That’s what I call bad ass.
Santa always cruises by, sirens blazing (much to the chagrin of local dogs and sleeping babies), on the Sunday before Christmas and then again on Christmas Eve. True, I have witnessed a Santa who is in a post libation state, but hey – it’s cold outside; a man’s got to do something to keep warm. They usually hand out candy of some kind, which is a nice treat for the kids – Santa basically knocks on your door and hands you a lollipop.
I’m not a big fan of bumper stickers, nor am I easily offended. Now this doesn’t bother me, but it requires serious proverbial balls.
See, when I stopped to take the pic, I only noticed it said, “I know I’m a princess,” and I immediately thought, “Well now I know you’re an asshole,” and it wasn’t until I zoomed in on the pic did I realize that it said that bit about her father being the king if kings. So Jesus is your father?!? I’m no theology scholar, but I’m pretty sure it’s not OK to say that.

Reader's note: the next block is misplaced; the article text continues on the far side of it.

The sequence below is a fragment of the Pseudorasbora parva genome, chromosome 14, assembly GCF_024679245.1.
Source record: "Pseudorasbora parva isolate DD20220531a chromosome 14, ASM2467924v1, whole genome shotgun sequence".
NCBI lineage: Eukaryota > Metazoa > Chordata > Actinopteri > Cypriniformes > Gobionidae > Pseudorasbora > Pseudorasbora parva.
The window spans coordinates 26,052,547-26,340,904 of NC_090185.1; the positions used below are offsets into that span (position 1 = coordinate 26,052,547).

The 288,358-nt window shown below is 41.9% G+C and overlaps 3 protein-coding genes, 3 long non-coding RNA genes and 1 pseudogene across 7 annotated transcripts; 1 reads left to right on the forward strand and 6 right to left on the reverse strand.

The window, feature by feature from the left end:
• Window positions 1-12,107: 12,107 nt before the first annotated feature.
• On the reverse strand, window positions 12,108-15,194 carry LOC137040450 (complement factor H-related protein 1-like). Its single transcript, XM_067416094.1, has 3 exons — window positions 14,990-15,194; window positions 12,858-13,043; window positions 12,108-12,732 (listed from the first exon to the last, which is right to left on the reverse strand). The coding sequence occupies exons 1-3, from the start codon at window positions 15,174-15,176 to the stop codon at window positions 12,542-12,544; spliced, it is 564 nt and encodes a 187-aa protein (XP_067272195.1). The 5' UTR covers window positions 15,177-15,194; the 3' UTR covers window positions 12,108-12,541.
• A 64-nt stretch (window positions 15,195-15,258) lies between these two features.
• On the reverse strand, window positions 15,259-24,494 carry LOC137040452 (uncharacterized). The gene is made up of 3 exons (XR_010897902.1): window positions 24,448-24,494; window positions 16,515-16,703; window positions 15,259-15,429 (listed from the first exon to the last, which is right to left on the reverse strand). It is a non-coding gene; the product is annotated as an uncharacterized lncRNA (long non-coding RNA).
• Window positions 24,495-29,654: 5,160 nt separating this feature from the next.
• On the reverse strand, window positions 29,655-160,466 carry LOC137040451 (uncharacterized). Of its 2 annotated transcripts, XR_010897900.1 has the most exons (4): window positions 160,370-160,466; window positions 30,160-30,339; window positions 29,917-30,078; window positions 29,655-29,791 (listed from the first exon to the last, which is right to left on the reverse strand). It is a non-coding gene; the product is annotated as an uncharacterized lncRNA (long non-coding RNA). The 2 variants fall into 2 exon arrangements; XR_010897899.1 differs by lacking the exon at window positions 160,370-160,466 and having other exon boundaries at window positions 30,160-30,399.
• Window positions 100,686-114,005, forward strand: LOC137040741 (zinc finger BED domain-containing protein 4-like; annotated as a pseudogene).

The purpose here is not to say whether the following movies are good or bad films but instead, to see that they are all using Christmas to manipulate the viewer by using Christmas as an asset rather than part of the narrative.
Movies That Pretend To Be Christmas Movies
A lot of movies wrap themselves up in Christmas, but don’t really convey it’s message of peace on earth, family, friendship, togetherness and presents.
My girlfriend convinced me that this wasn’t a Christmas movie citing the fact that it is watchable out of season while a true Christmas movie is not. Otherwise, I think Love Actually does a decent job (topless woman aside) of being in the Christmas spirit. However, it does deserve chastising for giving birth to this new awful genre of holiday movies like Valentine’s Day and New Year’s Eve.
While You Were Sleeping
This movie is also not a tremendous offender, but it still should get a wag of the finger for using Christmas to complete it’s own ends.
Home Alone & Home Alone 2: Lost in New York
These are the two worst offenders of all time. There is very little reason for either of these movies to take place at Christmas time – the family could have been going on a summer vacation and the movies could proceed in the same manner. I’m aware that there is a Home Alone 3, but seriously, who’s actually seen this movie? Also, that All Alone on Christmas song kinda sucks.